Eagle feather issue moves one step closer to resolution
DENVER – The eagle has landed – figuratively, at least – in a federal appeals court again, where attorneys argued legal issues Nov. 19 about the bird, its feathers, and their rightful possession.
It is part of litigation that could end long-standing Indians-only eagle feather mandates.
The case before the 10th U.S. Circuit Court of Appeals concerns a non-Indian Utahn who insisted on his right to possess eagle feathers for Native religious practices.
The points were argued before a three-judge panel, as attorneys for the government and for Samuel Ray Wilgus Jr. squared off over the government’s dual mandate to protect eagle populations and Native culture and religion in a way that least interferes with practitioners’ rights under the Religious Freedom Restoration Act.
In sometimes pointed questioning during oral argument, the judges accused the government of not making an adequate effort to show what a least restrictive method might be of allowing the use of feathers in Native religious practices while also protecting the birds’ survival.
“All you have shown is that it’s hard,” one of the justices said about the government’s fact-finding.
The government countered with 380 pages of documentation that addressed “everything the court suggested” and noted that its position restricting eagle feathers to federally recognized tribes stemmed from constitutional mandates and trust responsibilities.
The government charged Wilgus with illegal possession of 141 eagle feathers in 2002 in violation of the Migratory Bird Treaty Act and Bald and Golden Eagle Protection Act, or “Eagle Act,” but on appeal justices cited a possible conflict with his rights under RFRA.
As a result, the matter went back to the lower court, with instructions to the government to get more information on eagle populations and on permitting practices. The Utah court subsequently said the government failed to show that its eagle policies were the least restrictive to Wilgus’ religious practice under RFRA, the finding the government currently disputes.
As the issue has gone back and forth between the appellate and lower courts, the Utah District Court judge indicated the government might try allowing non-Native religious adherents to apply to the National Eagle Repository to possess eagle feathers in order to widen religious freedom while possibly not harming eagle populations.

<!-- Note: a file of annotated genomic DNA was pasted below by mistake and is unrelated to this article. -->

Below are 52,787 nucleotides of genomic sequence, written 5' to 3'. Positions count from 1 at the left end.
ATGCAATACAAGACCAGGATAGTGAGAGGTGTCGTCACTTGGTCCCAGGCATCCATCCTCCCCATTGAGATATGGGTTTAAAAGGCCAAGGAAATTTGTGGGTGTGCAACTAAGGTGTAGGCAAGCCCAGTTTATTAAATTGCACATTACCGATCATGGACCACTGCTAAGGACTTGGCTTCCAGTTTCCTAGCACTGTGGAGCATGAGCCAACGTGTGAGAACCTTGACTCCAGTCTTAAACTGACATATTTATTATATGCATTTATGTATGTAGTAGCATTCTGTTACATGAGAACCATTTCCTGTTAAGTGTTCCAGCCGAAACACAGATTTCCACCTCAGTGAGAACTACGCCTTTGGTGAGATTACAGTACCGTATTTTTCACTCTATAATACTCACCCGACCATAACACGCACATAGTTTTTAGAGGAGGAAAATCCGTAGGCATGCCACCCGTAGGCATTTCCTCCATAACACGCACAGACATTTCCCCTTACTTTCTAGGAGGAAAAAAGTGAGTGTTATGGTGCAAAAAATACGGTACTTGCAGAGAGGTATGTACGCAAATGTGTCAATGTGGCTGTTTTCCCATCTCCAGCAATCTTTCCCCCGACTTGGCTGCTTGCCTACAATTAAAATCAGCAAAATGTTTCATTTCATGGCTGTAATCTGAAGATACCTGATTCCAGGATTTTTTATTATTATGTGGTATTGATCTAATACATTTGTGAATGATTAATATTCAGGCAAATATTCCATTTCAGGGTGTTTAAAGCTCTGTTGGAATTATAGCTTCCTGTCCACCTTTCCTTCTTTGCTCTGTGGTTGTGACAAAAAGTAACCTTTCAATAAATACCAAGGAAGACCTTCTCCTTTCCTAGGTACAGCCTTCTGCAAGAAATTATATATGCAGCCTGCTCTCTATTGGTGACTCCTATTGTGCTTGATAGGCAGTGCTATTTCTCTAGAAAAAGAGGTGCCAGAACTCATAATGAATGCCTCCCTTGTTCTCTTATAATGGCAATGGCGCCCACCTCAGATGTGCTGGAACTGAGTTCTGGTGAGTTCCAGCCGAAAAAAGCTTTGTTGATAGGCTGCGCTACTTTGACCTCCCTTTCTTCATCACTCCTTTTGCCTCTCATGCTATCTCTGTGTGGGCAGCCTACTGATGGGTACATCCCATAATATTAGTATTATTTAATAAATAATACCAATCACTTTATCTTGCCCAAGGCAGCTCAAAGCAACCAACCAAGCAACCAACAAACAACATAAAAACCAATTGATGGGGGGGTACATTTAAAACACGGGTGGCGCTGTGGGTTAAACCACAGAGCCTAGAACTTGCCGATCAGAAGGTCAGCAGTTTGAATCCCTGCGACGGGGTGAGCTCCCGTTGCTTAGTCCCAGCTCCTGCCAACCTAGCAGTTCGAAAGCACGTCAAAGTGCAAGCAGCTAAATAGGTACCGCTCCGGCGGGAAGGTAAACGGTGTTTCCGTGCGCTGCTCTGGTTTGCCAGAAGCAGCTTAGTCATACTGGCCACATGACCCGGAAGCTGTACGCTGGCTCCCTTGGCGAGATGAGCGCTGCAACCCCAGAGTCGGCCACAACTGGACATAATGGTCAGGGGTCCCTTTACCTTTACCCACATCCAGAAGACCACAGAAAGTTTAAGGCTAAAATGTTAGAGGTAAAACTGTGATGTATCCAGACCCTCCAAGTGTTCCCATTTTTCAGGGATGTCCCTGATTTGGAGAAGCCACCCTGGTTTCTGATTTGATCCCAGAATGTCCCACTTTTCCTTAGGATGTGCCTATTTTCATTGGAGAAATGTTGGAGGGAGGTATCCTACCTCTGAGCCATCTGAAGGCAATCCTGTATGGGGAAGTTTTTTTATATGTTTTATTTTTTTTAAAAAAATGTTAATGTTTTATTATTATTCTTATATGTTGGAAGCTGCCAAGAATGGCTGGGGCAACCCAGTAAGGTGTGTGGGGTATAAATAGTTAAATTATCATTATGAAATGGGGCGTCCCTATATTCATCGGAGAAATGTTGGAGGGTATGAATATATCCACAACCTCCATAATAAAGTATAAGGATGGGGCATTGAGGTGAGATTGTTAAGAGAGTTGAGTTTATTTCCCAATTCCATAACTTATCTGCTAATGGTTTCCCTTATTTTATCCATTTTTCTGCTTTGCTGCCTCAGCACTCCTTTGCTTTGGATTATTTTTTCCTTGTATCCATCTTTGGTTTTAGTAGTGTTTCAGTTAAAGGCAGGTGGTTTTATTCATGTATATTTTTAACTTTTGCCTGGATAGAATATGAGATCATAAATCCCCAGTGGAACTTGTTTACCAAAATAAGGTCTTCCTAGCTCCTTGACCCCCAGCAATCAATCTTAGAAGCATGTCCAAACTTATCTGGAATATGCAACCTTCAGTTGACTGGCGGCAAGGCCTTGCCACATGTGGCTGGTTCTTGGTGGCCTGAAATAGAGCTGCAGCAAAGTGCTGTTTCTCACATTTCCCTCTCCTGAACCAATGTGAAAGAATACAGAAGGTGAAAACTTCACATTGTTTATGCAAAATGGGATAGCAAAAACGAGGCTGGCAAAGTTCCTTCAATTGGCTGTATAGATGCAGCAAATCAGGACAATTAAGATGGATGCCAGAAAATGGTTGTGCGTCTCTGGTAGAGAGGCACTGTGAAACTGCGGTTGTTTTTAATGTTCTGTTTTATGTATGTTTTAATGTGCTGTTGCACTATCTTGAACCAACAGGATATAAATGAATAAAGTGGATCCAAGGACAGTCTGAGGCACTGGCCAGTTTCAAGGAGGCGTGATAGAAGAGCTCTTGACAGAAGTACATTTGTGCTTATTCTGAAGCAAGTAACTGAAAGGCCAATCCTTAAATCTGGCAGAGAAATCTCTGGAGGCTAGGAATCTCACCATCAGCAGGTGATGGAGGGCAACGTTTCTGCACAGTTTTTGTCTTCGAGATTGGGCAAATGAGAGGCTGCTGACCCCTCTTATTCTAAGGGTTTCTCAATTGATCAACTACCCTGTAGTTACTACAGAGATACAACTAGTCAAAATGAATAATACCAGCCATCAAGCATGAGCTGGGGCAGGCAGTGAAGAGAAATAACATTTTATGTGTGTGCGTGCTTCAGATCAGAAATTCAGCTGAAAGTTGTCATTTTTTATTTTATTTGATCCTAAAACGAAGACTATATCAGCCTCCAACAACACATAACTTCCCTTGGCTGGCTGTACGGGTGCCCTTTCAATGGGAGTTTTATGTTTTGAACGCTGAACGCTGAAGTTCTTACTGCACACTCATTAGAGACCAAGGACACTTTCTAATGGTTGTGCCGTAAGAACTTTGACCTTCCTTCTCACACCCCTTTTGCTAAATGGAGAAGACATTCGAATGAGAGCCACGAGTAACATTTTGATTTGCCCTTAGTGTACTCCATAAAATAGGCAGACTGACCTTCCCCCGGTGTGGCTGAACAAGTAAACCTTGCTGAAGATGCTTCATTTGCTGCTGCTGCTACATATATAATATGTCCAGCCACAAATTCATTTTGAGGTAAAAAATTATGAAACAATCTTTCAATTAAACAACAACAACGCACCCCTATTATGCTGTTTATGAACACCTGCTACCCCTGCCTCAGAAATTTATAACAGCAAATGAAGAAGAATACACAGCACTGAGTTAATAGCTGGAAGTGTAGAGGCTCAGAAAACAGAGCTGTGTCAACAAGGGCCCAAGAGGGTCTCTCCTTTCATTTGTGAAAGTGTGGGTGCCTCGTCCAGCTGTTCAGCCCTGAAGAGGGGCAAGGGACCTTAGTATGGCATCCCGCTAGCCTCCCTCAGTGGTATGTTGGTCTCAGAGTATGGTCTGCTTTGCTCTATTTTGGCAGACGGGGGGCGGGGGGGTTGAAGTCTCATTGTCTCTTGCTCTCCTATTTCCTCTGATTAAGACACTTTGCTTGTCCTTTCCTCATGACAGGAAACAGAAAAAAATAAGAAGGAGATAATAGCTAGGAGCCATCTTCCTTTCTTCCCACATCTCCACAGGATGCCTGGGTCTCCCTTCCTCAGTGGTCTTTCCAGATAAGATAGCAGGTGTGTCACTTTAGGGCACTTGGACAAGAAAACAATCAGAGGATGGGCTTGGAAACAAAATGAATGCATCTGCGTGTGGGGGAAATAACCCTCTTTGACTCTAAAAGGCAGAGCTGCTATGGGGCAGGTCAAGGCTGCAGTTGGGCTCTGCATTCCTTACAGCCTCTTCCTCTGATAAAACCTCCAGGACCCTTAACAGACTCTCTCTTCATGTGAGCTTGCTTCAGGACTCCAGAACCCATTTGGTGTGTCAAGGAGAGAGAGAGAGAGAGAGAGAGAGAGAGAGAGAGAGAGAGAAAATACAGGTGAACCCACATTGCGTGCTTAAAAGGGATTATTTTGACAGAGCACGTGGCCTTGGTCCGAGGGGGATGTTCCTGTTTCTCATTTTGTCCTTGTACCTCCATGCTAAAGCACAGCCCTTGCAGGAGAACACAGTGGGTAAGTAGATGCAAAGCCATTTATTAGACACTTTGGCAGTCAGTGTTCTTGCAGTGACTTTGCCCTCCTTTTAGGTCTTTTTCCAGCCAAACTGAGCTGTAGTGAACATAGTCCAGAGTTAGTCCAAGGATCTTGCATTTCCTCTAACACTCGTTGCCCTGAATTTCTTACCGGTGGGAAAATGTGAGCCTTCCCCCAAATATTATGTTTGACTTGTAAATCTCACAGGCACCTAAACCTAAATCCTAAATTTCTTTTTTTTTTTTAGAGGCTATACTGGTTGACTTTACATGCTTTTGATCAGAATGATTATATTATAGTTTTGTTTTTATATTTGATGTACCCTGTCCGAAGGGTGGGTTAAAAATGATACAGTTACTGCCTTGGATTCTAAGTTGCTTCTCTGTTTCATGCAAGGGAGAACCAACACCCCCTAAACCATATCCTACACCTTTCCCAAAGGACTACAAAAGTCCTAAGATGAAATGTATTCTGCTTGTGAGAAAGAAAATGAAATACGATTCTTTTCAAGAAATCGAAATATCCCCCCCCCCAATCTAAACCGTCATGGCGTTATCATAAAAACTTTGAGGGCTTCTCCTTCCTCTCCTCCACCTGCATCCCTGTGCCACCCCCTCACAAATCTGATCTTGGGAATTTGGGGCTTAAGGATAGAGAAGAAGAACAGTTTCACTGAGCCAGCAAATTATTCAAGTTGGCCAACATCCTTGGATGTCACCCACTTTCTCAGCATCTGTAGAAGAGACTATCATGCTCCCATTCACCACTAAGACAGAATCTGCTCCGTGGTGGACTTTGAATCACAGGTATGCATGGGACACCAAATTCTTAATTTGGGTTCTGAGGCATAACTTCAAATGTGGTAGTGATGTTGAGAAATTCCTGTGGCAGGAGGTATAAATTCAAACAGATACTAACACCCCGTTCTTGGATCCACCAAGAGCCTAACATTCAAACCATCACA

Wilgus suggested that Indians should be able to give feathers to non-Indians, or that tribal religious leaders could allow non-Natives to have the feathers for religious practices.
The Department of Justice said those involved in the litigation agree that eagles are scarce. They also agree that applications for feathers and parts exceed supply at the repository near Denver where dead eagles are kept and their feathers or parts distributed in response to increasing numbers of federally recognized tribal members who use them for religious purposes.
The Eagle Act prohibits the possession of eagle feathers and parts by those other than enrolled members of federally recognized tribes who use them for religious purposes. RFRA prohibits the government from hindering religious practices unless the interference is to meet unaddressed, compelling government needs in the least restrictive way available.
In addition, “Native Americans cannot give eagle feathers or parts to non-Native Americans as gifts,” states the Fish and Wildlife Service online.
Wilgus’ attorney said the Southern Paiute Tribe does not recognize Wilgus as a member, but he was adopted by a Southern Paiute family in the “old way.” Traditionally, because of criteria including guidance and experience, the people who taught Wilgus would be termed “chiefs” and in the Native American Church he has been recognized by the peyote chiefs as an equal, he said.
Wilgus said he took a DNA test with results that showed he had nine percent Native ancestry, but earlier he had said he could not establish Native American ancestry and the Southern Paiute Tribe did not recognize adoptions of non-Natives, it was noted.
His adopted mother, who was Southern Paiute, gave him an eagle feather, Wilgus said.
“Should it make a difference under RFRA if he is Native American at all?”one judge queried. “Aren’t we talking about RFRA?
“Should it make any difference if Wilgus is a full-blood Indian or 100 percent Irish?” he said, noting Wilgus could “just be put in line (at the repository) like everyone else.”
Wilgus would be in a “very narrow class” of those exempted from existing eagle possession rules because of his adoption and his religious stature, his attorney said.
His kind of exemption would not necessarily increase black market activity, because “The government notes that the black market is driven by powwow dance contests, which are not religious ceremonies,” his brief states. “The government should focus enforcement efforts in these arenas, particularly when a costume may include feathers from as many as 10 to 12 eagles. Samuel Wilgus is not seeking to possess eagle feathers for any reason but to practice his religious beliefs.”
Excluded from the restrictions on possession are feathers and parts of bald eagles legally obtained before the Bald Eagle Protection Act of 1940 and of golden eagles before the law was amended in 1962 to include them under what is now termed the Eagle Act, according to the FWS. It has been illegal to barter or sell eagle parts for nearly a century.
The circuit court will consider the attorneys’ arguments Nov. 19 before they issue a ruling at an unspecified future time.